John is still awaiting his computer’s return. Here is his newest short item, inspired by the upcoming weather where we live, among other things. Who knows where it will go from here.
On a chilly winter’s morn, the cloud descended around them. Anne let the leash out long, giving Max freedom to sniff and explore. Footsteps left prints in the still shallow snow. Soon enough, walking down the hill, they dropped below the mist into flurries. Snow floated this way and that, bobbing like a multitude of tiny corks on the sea. Snow nearly lighter than air as they descended grew heavy on their return. Filled footprints left no trace of the journey down. Will they get the prediction right this time; seven to ten inches? Anne wondered, as Max frolicked in the snow, now off leash. He loved rooting for small branches lost in the white blanket, clamping them in furry jaws. Important to get that exercise now if the snow got heavy. His fun in the drifts meant warm water and towels―cleaning packed snow from between his toes. OK on a day with nothing of import to be done. Today wasn’t one of them.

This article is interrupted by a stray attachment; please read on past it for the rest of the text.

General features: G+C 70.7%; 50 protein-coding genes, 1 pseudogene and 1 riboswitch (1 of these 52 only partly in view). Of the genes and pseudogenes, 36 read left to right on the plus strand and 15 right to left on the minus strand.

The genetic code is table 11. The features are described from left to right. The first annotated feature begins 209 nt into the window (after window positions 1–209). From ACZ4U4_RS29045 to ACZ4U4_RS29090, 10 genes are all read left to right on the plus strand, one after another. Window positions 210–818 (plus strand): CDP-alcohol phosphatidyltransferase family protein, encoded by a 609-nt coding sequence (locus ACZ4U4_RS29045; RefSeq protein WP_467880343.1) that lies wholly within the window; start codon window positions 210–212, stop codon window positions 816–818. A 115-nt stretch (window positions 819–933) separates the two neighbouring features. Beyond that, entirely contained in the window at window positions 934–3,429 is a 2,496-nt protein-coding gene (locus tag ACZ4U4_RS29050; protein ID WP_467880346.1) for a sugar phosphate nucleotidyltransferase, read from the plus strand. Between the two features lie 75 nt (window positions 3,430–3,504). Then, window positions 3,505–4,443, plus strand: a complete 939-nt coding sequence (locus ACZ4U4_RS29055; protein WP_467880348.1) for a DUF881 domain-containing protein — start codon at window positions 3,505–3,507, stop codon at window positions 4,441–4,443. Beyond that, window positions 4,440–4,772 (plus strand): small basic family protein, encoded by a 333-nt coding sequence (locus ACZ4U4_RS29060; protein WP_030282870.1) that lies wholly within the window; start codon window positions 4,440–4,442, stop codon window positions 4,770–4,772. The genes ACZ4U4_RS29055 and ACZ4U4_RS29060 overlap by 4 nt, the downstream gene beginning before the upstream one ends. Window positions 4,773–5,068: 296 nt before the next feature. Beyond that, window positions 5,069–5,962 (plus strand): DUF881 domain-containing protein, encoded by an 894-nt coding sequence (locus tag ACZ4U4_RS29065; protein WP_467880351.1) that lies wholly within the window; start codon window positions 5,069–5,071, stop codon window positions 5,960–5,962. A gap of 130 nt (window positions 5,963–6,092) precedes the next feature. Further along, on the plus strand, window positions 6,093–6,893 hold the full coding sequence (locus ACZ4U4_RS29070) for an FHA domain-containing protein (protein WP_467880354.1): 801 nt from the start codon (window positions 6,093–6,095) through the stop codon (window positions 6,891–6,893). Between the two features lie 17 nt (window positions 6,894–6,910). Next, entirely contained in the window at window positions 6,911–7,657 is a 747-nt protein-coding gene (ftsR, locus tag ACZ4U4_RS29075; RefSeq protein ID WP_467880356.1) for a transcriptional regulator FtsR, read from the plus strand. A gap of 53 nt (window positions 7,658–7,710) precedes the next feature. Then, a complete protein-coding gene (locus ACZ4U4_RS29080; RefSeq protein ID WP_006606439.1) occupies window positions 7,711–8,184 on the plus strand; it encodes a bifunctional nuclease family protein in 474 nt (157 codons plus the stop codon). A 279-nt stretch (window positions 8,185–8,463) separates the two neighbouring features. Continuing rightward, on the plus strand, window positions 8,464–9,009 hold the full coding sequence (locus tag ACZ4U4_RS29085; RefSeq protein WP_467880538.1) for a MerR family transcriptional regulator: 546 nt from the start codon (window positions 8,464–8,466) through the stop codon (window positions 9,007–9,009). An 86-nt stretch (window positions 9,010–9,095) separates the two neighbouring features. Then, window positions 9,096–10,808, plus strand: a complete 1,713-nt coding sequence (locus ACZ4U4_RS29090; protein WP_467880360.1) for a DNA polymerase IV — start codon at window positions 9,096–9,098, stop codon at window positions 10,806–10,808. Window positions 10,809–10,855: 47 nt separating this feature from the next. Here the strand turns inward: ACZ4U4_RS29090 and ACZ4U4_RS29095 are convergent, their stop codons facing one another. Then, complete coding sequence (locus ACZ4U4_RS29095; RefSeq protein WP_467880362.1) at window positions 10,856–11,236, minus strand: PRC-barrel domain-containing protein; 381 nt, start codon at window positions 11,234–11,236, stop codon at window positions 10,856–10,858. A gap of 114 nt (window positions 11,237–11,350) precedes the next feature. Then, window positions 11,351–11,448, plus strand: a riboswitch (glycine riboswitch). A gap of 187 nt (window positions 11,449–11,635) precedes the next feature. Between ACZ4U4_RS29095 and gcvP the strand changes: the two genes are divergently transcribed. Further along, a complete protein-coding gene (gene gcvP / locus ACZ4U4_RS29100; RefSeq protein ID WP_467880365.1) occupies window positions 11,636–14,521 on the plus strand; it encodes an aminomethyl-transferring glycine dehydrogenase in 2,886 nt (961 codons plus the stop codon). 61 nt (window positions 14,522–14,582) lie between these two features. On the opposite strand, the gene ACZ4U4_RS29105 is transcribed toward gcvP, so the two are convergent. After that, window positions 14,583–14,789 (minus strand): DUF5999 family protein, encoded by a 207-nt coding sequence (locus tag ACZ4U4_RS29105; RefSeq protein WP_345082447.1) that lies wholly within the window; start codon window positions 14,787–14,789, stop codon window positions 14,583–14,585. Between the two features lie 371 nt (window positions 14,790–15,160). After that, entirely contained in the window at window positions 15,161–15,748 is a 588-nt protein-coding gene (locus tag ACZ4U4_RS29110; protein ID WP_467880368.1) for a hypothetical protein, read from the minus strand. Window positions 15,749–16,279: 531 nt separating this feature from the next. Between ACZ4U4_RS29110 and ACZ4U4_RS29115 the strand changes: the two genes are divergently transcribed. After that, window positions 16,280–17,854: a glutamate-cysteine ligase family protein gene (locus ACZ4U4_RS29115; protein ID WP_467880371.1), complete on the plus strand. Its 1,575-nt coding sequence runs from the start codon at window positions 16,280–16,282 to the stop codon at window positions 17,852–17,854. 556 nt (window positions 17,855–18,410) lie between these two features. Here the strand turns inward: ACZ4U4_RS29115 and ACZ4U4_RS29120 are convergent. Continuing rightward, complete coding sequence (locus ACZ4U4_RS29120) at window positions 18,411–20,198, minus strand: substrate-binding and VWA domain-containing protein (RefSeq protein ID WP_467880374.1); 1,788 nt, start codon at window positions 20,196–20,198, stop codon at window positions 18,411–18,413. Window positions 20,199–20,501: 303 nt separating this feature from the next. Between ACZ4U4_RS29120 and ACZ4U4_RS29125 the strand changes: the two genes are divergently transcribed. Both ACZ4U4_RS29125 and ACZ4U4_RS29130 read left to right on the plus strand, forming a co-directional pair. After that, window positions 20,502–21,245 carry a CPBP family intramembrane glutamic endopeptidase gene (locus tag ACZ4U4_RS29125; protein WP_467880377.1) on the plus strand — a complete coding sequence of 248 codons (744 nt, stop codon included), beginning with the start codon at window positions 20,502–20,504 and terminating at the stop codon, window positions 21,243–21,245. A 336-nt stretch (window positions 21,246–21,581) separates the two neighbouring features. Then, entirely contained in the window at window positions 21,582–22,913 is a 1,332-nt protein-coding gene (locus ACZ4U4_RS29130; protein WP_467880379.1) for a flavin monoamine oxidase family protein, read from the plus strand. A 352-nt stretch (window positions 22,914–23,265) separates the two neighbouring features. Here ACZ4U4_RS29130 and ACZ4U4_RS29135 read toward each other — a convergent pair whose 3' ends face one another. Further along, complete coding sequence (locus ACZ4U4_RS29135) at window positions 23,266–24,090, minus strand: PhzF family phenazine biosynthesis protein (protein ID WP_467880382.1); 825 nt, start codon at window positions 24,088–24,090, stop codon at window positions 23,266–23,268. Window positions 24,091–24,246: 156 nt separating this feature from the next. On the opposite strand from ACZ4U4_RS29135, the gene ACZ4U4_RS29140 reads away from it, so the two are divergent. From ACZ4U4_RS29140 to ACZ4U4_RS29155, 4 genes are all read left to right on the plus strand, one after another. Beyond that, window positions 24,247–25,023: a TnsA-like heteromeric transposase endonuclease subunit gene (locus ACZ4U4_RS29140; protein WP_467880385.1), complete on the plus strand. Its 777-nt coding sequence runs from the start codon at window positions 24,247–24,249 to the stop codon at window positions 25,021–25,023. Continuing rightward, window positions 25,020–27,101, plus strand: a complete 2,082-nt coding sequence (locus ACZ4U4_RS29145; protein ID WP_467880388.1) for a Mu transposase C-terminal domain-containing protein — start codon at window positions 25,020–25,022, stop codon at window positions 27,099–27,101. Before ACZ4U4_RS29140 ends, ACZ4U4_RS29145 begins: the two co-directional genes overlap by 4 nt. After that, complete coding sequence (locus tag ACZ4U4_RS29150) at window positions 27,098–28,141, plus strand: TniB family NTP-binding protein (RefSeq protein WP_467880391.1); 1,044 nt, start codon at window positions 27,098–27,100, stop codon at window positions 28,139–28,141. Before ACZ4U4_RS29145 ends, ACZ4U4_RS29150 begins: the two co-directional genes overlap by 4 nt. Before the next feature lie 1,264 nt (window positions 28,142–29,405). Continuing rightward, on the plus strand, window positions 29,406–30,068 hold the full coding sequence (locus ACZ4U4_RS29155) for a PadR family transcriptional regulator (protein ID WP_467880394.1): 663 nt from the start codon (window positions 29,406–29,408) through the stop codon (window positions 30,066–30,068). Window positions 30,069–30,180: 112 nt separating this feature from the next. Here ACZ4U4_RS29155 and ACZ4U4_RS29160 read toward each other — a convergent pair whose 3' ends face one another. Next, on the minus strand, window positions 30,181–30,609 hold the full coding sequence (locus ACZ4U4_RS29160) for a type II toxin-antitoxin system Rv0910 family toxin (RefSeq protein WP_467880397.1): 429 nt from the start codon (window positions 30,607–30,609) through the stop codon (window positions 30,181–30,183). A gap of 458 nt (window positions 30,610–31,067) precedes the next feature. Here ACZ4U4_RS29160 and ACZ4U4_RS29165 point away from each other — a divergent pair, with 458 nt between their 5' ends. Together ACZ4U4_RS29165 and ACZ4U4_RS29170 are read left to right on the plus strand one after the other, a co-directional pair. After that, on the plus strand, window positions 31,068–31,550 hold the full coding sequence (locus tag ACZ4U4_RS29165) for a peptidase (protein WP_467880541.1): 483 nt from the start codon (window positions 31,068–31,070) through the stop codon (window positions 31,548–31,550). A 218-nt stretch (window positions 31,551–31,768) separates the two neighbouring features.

She got the call just after lunch. A crash in foggy skies took Jason’s life. Max offered what solace he could, sitting at her feet, nose on her knee. He’s gone! I knew the day would come, but not so soon. On our 35th anniversary! There will be no more of them; no more days and nights with the love of my life. Rather than enjoying a winter’s day with Jason and Max she had work to do. In growing grief, Anne must plan in pain; plan a funeral and a memorial to Jason.
The forecasters had it nearly right this time; twelve, not ten inches. Temperatures dropped into the teens by evening as skies cleared. No melting expected. No visitors coming with food and comfort tonight or tomorrow. Anne had to cope on her own. She shared a sleepless night with Max who needed nearly as much comfort as he offered, a good thing.